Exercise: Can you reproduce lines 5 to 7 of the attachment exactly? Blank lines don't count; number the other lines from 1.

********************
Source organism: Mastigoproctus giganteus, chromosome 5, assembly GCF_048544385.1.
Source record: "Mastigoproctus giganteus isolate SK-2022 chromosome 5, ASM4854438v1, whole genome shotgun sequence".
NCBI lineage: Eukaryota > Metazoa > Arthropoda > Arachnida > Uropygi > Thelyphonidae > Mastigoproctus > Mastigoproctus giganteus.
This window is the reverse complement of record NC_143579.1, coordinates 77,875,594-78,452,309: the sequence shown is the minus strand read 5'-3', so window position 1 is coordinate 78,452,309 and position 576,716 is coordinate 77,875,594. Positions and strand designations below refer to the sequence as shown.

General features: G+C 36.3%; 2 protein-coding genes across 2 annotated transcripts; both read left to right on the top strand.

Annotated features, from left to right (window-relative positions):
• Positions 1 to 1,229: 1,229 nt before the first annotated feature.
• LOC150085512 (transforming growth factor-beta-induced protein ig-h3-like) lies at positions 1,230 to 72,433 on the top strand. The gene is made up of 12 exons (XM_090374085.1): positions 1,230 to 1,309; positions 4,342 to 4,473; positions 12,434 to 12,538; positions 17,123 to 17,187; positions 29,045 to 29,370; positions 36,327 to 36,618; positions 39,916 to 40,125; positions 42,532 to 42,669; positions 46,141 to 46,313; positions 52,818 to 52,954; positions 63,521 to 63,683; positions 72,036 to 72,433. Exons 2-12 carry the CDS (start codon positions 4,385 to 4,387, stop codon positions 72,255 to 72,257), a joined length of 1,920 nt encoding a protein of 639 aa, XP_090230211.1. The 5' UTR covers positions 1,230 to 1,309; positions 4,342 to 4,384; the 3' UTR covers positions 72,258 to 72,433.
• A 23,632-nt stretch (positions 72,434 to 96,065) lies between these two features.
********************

General features: G+C 36.3%; 2 protein-coding genes across 2 annotated transcripts; both read left to right on the top strand.

Annotated features, from left to right (window-relative positions):
• Positions 1 to 1,229: 1,229 nt before the first annotated feature.